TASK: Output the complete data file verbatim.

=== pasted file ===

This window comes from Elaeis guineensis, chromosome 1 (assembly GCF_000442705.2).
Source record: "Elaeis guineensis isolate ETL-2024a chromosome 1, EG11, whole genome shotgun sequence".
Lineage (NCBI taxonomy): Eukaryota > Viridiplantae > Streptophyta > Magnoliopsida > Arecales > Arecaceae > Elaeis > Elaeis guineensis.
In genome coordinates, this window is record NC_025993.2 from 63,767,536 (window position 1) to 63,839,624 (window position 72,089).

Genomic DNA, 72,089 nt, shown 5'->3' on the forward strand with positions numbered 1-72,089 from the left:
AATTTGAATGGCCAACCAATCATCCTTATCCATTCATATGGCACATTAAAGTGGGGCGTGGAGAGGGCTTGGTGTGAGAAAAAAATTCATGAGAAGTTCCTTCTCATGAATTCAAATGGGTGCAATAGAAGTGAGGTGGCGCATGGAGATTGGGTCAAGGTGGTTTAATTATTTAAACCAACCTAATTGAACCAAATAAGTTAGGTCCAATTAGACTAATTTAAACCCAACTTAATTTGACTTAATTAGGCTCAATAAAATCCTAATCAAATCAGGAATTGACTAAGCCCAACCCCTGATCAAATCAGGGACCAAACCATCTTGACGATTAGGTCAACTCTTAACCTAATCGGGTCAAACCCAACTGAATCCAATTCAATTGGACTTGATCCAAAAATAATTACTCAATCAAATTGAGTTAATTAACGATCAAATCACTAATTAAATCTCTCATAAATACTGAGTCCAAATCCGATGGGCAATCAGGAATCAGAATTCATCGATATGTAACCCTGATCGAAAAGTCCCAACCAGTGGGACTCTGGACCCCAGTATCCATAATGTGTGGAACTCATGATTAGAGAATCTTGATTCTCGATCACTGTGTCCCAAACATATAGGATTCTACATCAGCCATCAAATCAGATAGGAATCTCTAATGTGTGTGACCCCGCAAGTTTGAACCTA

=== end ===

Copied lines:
This window comes from Elaeis guineensis, chromosome 1 (assembly GCF_000442705.2).
Source record: "Elaeis guineensis isolate ETL-2024a chromosome 1, EG11, whole genome shotgun sequence".
Lineage (NCBI taxonomy): Eukaryota > Viridiplantae > Streptophyta > Magnoliopsida > Arecales > Arecaceae > Elaeis > Elaeis guineensis.
In genome coordinates, this window is record NC_025993.2 from 63,767,536 (window position 1) to 63,839,624 (window position 72,089).

Genomic DNA, 72,089 nt, shown 5'->3' on the forward strand with positions numbered 1-72,089 from the left:
AATTTGAATGGCCAACCAATCATCCTTATCCATTCATATGGCACATTAAAGTGGGGCGTGGAGAGGGCTTGGTGTGAGAAAAAAATTCATGAGAAGTTCCTTCTCATGAATTCAAATGGGTGCAATAGAAGTGAGGTGGCGCATGGAGATTGGGTCAAGGTGGTTTAATTATTTAAACCAACCTAATTGAACCAAATAAGTTAGGTCCAATTAGACTAATTTAAACCCAACTTAATTTGACTTAATTAGGCTCAATAAAATCCTAATCAAATCAGGAATTGACTAAGCCCAACCCCTGATCAAATCAGGGACCAAACCATCTTGACGATTAGGTCAACTCTTAACCTAATCGGGTCAAACCCAACTGAATCCAATTCAATTGGACTTGATCCAAAAATAATTACTCAATCAAATTGAGTTAATTAACGATCAAATCACTAATTAAATCTCTCATAAATACTGAGTCCAAATCCGATGGGCAATCAGGAATCAGAATTCATCGATATGTAACCCTGATCGAAAAGTCCCAACCAGTGGGACTCTGGACCCCAGTATCCATAATGTGTGGAACTCATGATTAGAGAATCTTGATTCTCGATCACTGTGTCCCAAACATATAGGATTCTACATCAGCCATCAAATCAGATAGGAATCTCTAATGTGTGTGACCCCGCAAGTTTGAACCTA